Chelsey Saevre, MS, Cow/Calf Product Manager
Reproductive performance is the largest determinant of income in a livestock enterprise. In the U.S. cow/calf industry, embryonic and fetal deaths during pregnancy account for over 35% of the total number of fertilized ova resulting in a loss of a pregnancy, a decrease in dam productivity and reduced profitability.
Feed costs typically represent 50 – 75% of cow/calf production costs. Proper cowherd nutrition may enhance the uterine environment, making it more ideal for embryonic survival and proper development. Maternal nutrient delivery during pregnancy has been shown to program the growth and development of the placenta and fetus throughout pregnancy and later in adult life (Funston et al., 2010).
The first 90 days of pregnancy are important for proper placental and fetal establishment. Proper formation of the placental vascular bed is important early in pregnancy to support fetal growth, especially during late gestation. Improper placental development results in reduced blood flow to the fetus. Reduced blood flow negatively impacts the nutrition the fetus receives throughout gestation, potentially impacting calf performance long-term (Reynolds and Redmer, 1995). Vital organ establishment and development occurs simultaneously with placental development. The beef fetal heartbeat, limbs, pancreas, liver, thyroid, brain, spleen and kidneys are established within the first 20-25 days of gestation. Reproductive tissues are prevalent by day 50-60 (Hubbert et al., 1972). Maternal diet during early gestation may alter the function of major organ systems in the fetus, as well as offspring fertility and longevity within the herd (Funston et al., 2010).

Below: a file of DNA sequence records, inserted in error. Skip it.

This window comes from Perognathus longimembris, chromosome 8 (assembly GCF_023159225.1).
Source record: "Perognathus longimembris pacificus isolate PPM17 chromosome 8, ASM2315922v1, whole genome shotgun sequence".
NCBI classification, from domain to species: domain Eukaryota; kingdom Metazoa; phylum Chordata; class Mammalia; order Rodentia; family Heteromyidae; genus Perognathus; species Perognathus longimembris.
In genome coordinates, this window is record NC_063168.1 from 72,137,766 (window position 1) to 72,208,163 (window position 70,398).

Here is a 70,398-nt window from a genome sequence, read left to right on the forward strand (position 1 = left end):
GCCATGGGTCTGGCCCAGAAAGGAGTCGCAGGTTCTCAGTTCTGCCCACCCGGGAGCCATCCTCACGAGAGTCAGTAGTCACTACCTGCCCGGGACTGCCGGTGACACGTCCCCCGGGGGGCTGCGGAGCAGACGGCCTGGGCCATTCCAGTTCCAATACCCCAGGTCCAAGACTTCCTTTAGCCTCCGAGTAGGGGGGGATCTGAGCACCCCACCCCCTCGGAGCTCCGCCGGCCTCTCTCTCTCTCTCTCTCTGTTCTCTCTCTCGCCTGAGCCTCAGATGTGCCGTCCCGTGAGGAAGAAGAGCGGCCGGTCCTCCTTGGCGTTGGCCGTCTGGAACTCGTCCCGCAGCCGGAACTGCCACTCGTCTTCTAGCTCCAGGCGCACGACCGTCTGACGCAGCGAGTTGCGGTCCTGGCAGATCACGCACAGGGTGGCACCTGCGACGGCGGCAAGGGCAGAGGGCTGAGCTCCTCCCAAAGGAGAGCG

Maternal nutrient demands during mid-gestation are lower than any other period of gestation. This phase of gestation provides a window of opportunity to put the needed condition back on cows prior to calving. Further growth and development of fetal organs and reproductive tissues continue to occur. Most notably, fetal skeletal muscle formation and development begins during mid-gestation. Maternal diet during mid-gestation may alter the development of production orientated tissues which may impact offspring carcass quality and producer profitability (Funston et al., 2010).
Two-thirds of fetal growth occurs during the last one-third of pregnancy. A rapidly developing fetus dramatically increases maternal nutrient requirements. Inadequate maternal nutrition during late gestation may have an adverse effect on cow productivity as well as calf survival and performance. Data would suggest that cowherds receiving a low plane of nutrition prior to calving will result in lighter birth weights and lighter pre-and-post weaning calf gains. Maternal nutritional status prior to calving has the greatest impact on mammary development, calf health, and rebreeding performance.
Proper maternal nutrition throughout gestation plays a critical role in embryonic and fetal development. Forage quality and quantity will likely vary throughout gestation, in which cows may undergo periods of undernutrition. QLF cow/calf supplements are formulated to complement forage-based diets and provide needed nutrients to support herd productivity as well as placental and fetal development.
QLF liquid supplements and Ignite tubs are an effective tool to improve forage utilization, meet mineral and vitamin needs and improve herd condition throughout gestation. Contact your local QLF representative to learn more about QLF supplements for the cowherd.
Funston, R. N., D.M. Larson, K.A. Vonnahme. 2010. Effects of maternal nutrition on conceptus growth and offspring performance: Implications for beef cattle production. J. Anim. Sci. 88:E205-E215.
Hubbert, W.T., O.H.V. Stalheim, and G. D. Booth. 1972. Changes in organ weights and fluid volumes during growth of the bovine fetus. Growth 36:217-233.
Reynolds, L.P. and D.A. Redmer. 1995. Utero-placental vascular development and placental function. J. Anim. Sci. 73:1839-1851.